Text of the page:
Thursday, May 06, 2010

Judicial activism hot air

Democratically elected representatives are having their laws overturned by judges, the "new lawmakers," said Charles McVety yesterday. The occasion for this set of remarks railing against judicial activism? McVety is concerned about getting his views front and center before Mr. Harper as up to 7 of the current Supreme Court justices are said to be on the brink of retiring. One of McVety's allies chimed in on the judicial activism charge:
"Judicial lawmaking is antithetical to democracy. When one judge in one case can overwrite a duly passed law, it is not much different than having a dictator run a country," said Brian Rushfeldt, executive director of Canada Family Action.
Well, this is all nonsense of course. Judges apply the laws to the facts of the dispute in front of them and in doing so, have to interpret what the law means in the given circumstance. They are not automatons. Often they can do that with the help of precedents but sometimes, there are none. And sometimes the law just doesn't neatly contemplate the particular circumstances of the dispute because lawmakers are not omniscient. Then there are the times when the law is in contravention of constitutional principles. It all happens and McVety would have us live in a world where judges would be in straitjackets, unable to deal with any of these complexities. And besides, when judges get it wrong, there are appeal processes.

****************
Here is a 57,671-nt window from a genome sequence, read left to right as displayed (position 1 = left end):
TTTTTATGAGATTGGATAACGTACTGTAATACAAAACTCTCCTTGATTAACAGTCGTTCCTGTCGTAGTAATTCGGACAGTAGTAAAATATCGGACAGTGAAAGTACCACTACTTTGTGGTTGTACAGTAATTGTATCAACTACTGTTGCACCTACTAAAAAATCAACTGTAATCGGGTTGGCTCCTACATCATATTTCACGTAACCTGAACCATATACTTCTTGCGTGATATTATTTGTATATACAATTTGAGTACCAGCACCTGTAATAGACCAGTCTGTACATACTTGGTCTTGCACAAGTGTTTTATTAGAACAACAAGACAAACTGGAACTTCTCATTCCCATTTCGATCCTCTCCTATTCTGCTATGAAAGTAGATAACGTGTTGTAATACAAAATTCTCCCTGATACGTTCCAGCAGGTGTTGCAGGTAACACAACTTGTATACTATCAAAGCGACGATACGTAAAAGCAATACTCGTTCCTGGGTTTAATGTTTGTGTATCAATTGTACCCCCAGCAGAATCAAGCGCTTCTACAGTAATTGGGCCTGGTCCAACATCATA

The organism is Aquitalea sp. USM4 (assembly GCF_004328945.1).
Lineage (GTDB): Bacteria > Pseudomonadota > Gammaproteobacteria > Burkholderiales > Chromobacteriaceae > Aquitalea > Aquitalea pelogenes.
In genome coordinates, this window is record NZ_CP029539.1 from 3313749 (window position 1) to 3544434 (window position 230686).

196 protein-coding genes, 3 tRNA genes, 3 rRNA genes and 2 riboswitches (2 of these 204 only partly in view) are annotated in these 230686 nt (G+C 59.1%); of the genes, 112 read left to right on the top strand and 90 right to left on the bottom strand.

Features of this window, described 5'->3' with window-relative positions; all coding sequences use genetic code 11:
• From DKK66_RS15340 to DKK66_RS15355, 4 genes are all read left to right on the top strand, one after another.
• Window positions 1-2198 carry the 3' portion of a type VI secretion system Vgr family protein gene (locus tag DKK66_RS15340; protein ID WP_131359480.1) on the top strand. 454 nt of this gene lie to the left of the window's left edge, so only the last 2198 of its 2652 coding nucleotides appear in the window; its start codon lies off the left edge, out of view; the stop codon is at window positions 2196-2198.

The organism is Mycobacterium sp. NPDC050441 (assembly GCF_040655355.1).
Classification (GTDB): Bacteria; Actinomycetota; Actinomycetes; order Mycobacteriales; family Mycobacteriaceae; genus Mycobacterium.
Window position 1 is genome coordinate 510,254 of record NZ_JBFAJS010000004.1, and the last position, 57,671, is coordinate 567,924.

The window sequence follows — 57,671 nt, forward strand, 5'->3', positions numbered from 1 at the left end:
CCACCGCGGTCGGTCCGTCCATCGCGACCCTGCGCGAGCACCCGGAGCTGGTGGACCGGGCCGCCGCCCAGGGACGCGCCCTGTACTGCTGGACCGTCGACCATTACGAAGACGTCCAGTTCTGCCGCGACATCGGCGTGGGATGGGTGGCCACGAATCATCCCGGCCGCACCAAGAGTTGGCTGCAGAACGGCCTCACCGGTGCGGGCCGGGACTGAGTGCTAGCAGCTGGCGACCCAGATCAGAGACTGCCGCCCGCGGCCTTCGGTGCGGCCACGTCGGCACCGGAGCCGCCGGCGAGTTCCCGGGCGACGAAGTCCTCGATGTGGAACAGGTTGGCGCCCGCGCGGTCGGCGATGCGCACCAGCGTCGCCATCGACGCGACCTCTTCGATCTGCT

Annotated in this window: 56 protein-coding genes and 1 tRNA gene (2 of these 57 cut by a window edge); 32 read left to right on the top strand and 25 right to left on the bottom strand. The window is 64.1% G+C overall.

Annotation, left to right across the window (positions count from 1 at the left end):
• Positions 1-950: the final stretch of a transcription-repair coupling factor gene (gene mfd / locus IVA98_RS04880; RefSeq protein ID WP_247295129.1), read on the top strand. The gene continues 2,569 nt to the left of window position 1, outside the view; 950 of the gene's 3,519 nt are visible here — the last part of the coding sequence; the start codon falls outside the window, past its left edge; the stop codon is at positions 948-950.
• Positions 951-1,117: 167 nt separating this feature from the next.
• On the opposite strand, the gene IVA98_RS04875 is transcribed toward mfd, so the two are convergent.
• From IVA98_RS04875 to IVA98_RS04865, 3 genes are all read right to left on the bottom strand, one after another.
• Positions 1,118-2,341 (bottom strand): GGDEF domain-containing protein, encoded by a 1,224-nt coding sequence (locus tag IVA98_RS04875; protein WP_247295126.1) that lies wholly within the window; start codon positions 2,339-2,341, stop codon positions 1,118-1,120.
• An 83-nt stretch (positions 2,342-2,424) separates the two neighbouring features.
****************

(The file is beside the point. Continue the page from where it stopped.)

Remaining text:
McVety and Conservatives, however, don't really concern themselves with such realities. They have a rhetorical kindred spirit in Stephen Harper when it comes to their view of what judges should do:
Harper informed us that he would choose judges with a "judicial temperament," which "means in my view that when someone's a judge, they're prepared to apply the law rather than make it."
Typical Conservative rhetoric. It's funny though, the way it all seems to work out in practice. Judges are activist when Conservatives don't like a decision. Judges are applying the law very nicely thank you when Conservatives get a decision they like. Harper has exhibited this kind of hypocrisy over the years. We hear such rhetoric but he's litigated his grievances extensively over the years in the hopes of persuading some of those judges to overturn laws he disagrees with. Harper was successful recently in two instances with implications for elections law. There's probably some neat explanation though as to how that all fits within the Conservative griping extravaganza over the striking down of the laws and stuff.

As for the appeal by McVety to open up the Supreme Court nomination process, that's been all talk from Harper too. For example, he nominated Thomas Cromwell to the Supreme Court on September 5, 2008 and stated that Cromwell would not be appointed until he had been subjected to questions from the ad hoc all-party committee of the House of Commons. But then the election was called, prorogation occurred and Harper by-passed his commitment to hearings. He appointed Cromwell without hearings on December 22, 2008 during the prorogation of the House of Commons when his own tenure as Prime Minister was in doubt. That lack of credibility should be kept in mind should Mr. Harper seek to reignite the flame of participatory Supreme Court judicial appointment hearings.

Lots of hot air on this issue but important enough to keep an eye on should pressure begin to ratchet up.